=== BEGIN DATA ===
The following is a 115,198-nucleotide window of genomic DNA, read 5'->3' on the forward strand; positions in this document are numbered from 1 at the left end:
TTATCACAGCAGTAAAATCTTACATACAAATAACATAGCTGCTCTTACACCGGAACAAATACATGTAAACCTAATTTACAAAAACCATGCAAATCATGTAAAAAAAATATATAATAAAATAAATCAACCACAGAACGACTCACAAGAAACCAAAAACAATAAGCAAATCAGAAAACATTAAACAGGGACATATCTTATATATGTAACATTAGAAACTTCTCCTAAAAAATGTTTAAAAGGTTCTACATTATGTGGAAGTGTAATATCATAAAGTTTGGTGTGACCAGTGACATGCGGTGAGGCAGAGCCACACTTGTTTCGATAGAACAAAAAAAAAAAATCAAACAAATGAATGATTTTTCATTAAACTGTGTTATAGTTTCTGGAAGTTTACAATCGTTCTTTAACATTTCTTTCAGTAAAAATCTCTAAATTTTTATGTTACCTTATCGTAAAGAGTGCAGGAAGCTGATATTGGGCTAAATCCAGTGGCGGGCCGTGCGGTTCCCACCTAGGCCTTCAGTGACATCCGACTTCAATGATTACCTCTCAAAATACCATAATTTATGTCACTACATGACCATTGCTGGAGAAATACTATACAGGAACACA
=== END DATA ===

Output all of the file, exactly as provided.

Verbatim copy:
The following is a 115,198-nucleotide window of genomic DNA, read 5'->3' on the forward strand; positions in this document are numbered from 1 at the left end:
TTATCACAGCAGTAAAATCTTACATACAAATAACATAGCTGCTCTTACACCGGAACAAATACATGTAAACCTAATTTACAAAAACCATGCAAATCATGTAAAAAAAATATATAATAAAATAAATCAACCACAGAACGACTCACAAGAAACCAAAAACAATAAGCAAATCAGAAAACATTAAACAGGGACATATCTTATATATGTAACATTAGAAACTTCTCCTAAAAAATGTTTAAAAGGTTCTACATTATGTGGAAGTGTAATATCATAAAGTTTGGTGTGACCAGTGACATGCGGTGAGGCAGAGCCACACTTGTTTCGATAGAACAAAAAAAAAAAATCAAACAAATGAATGATTTTTCATTAAACTGTGTTATAGTTTCTGGAAGTTTACAATCGTTCTTTAACATTTCTTTCAGTAAAAATCTCTAAATTTTTATGTTACCTTATCGTAAAGAGTGCAGGAAGCTGATATTGGGCTAAATCCAGTGGCGGGCCGTGCGGTTCCCACCTAGGCCTTCAGTGACATCCGACTTCAATGATTACCTCTCAAAATACCATAATTTATGTCACTACATGACCATTGCTGGAGAAATACTATACAGGAACACA